November 20, 2012
Current futures prices suggest harvest-time 2013 prices of $5.80 per bushel for corn and $12.40 per bushel for soybeans. Given these prices, 2013 farm incomes likely would be above average. Worst case incomes depend on levels of projected prices used to set crop insurance guarantees. Likely projected prices will provide significant downside revenue protection. To quantify income projections, farm incomes for a 1,200 Illinois grain farm are simulated and presented.
Net farm income is simulated for the following farm designed to be representative of commercial grain farms in Illinois:
- The farm has 1,200 acres.
- Expected yields are 187 bushels per acre for corn and 54 bushels per acre for soybeans, with two-thirds of acres in corn and one-third in soybeans.
- The farm owns 120 acres, share-rents 360 acres, and cash rents 720 acres. This represents the typical tenure/rental situation for farms in northern and central Illinois.
- Cash rent is $300 per acre.
- Farm costs are specified at levels contained in 2013 crop budgets.
- The farm has $480,000 of debt.
Projected 2013 Net Farm Income
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Current forward contract bids for 2013 harvest time delivery are $5.80 per bushel for corn and $12.40 for soybeans. Given these commodity prices, net farm income is projected at $291,000 (see Table 1). This income would be high relative to averages. Farms of this size have average income around $207,000 for the years from 2007 through 2011.
Slightly lower price projections of $5.40 for corn and $11.80 per bushel for soybeans would result in $229,000. Income projections at this level would still be above average.
Price over the next five to ten years likely will average considerably lower than the $5.80 corn price and $12.40 soybean price indicated by current futures prices. Estimates of average, or long-run, prices are $4.50 per bushel for corn and $10.50 per bushel for soybeans. These long-run prices result in $85,000 of net farm income (see Table 1).
Worst Case Net Farm Incomes
Net farm incomes could be considerably lower than projected above. To gain a feel for downside risks, worst case incomes are determined given the following:
- Revenue Protection (RP) at the 80% coverage level is purchased for both corn and soybeans. Lower coverage levels would result in lower worst case incomes.
- Trend Adjusted Actual Production History (TA-APH) yields are 180 bushels for corn and 50 bushels for soybeans.
- Projected prices used to set crop insurance guarantee are set at $6.10 for corn and $12.70 for soybeans. These projected prices will be determined at the end of February and have a critical importance in limiting downside revenue. Lower projected prices will lower worst case net farm income scenarios.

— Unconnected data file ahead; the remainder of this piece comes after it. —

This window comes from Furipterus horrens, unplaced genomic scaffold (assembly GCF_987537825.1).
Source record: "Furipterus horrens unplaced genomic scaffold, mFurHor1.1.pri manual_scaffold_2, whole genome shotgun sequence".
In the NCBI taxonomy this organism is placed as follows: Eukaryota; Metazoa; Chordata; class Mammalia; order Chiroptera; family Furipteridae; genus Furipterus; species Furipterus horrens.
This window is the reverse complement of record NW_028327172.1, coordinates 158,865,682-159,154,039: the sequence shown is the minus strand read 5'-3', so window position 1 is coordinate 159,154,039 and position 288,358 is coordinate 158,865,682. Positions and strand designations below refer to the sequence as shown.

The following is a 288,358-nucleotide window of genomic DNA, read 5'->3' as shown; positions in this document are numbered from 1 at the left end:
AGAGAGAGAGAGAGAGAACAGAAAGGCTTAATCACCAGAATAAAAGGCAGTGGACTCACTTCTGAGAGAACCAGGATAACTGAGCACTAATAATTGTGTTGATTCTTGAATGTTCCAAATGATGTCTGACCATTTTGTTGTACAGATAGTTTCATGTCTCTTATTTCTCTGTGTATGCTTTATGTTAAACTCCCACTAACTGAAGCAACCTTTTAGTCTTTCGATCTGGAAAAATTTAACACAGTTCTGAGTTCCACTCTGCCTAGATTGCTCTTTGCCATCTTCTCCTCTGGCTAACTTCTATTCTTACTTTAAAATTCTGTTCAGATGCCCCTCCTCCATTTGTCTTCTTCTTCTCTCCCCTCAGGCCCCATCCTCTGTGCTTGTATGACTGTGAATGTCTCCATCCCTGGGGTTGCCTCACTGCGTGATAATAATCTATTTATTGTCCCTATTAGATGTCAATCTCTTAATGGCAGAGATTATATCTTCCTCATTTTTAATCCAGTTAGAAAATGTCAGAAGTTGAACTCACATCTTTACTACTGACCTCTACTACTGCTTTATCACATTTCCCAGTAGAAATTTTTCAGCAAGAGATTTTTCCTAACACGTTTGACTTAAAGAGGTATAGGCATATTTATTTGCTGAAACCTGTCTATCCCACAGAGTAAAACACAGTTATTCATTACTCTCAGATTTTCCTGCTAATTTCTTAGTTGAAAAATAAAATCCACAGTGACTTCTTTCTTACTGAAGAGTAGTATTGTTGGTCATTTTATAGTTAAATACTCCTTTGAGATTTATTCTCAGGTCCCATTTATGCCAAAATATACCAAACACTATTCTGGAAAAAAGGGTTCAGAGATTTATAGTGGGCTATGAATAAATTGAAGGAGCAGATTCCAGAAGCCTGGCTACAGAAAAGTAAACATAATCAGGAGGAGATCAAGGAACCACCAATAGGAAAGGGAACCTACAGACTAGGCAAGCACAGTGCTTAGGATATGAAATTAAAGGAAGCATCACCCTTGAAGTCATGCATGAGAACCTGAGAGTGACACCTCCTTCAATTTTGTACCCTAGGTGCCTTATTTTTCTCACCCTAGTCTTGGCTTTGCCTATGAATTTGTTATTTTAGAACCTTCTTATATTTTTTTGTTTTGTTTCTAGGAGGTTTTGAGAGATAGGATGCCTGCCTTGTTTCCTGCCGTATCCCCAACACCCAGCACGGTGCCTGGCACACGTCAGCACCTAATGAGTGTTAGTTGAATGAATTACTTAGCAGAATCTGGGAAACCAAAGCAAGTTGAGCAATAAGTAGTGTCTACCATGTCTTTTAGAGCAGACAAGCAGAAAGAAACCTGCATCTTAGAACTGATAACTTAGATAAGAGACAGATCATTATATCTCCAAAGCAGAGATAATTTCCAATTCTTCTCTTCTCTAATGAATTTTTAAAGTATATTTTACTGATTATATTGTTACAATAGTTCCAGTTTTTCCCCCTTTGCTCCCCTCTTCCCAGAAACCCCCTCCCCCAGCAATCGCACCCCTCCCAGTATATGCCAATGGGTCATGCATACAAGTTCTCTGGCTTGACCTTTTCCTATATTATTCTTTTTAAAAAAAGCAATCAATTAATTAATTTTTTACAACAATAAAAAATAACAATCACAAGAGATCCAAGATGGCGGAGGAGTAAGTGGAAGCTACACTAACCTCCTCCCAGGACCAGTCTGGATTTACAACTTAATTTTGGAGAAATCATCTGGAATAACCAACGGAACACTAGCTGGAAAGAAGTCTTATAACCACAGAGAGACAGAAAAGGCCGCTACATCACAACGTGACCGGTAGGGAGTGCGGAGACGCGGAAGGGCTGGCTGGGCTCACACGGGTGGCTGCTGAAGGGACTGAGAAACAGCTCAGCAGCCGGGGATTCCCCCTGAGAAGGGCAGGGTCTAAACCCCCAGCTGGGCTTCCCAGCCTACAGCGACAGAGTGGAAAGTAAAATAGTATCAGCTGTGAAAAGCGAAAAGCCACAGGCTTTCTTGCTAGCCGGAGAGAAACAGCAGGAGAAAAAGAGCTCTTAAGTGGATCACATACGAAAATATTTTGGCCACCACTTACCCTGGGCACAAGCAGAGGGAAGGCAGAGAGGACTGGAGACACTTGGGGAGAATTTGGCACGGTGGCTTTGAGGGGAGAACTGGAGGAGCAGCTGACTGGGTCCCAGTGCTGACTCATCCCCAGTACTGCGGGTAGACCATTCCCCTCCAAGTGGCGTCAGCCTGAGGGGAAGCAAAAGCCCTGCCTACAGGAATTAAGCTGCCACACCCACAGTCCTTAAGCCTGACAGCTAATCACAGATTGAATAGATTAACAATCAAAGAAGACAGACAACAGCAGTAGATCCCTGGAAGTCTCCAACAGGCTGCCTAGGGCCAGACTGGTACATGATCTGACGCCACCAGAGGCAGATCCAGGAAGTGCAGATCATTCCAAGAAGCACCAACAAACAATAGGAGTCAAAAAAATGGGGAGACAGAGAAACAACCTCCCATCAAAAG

- Costs are assumed to remain constant and lower incomes result from lower revenues.
Given the above, the worst case income is $43,000. A number of price-yield combinations can results in this $43,000 income. Holding yields constant at 187 bushels per acre for corn and 54 bushels for soybean, the $43,000 worst case income would result with a $4.40 corn price and $9.10 soybean price.
Again, projected price used for crop insurance have a large impact on worst case incomes. Worst case incomes for lower projected prices are:
- -$5,000 for projected prices of $5.70 for corn and $12.10 for soybeans, and
- -$64,000 for projected prices of $5.20 for corn and $11.40 for soybeans.
Worst case income also depends on coverage level selected. For a $6.10 projected corn price and $12.70 projected soybean price, worst case incomes for different coverage levels are:
- $92,000 for an 85% coverage level (both corn and soybeans),
- $43,000 for an 80% coverage level,
- -$5,000 for a 75% coverage level,
- -$53,000 for a 70% coverage level, and
- -$101,000 for a 65% coverage level.
Amount of land cash rented and cash rent level also impacts worst case incomes. Impacts of rental arrangements on projected incomes will be examined in a farmdocDaily post next week.
Current price projections at harvest time in 2013 place prices at $5.80 for corn and $12.40 for soybeans. These prices likely would result in above average 2013 net farm income. These projected 2013 income also would be considerably above income projected using long-run prices. Overall, 2013 currently is projected as a good income year for crop farms. Worst case incomes will be influenced by projected prices and coverage level choices. Likely projected prices will provide significant downside risk protection given that relatively high crop insurance coverage levels are selected.
Submitted by: Gary Schnitkey, Department of Agricultural and Consumer Economics, University of Illinois.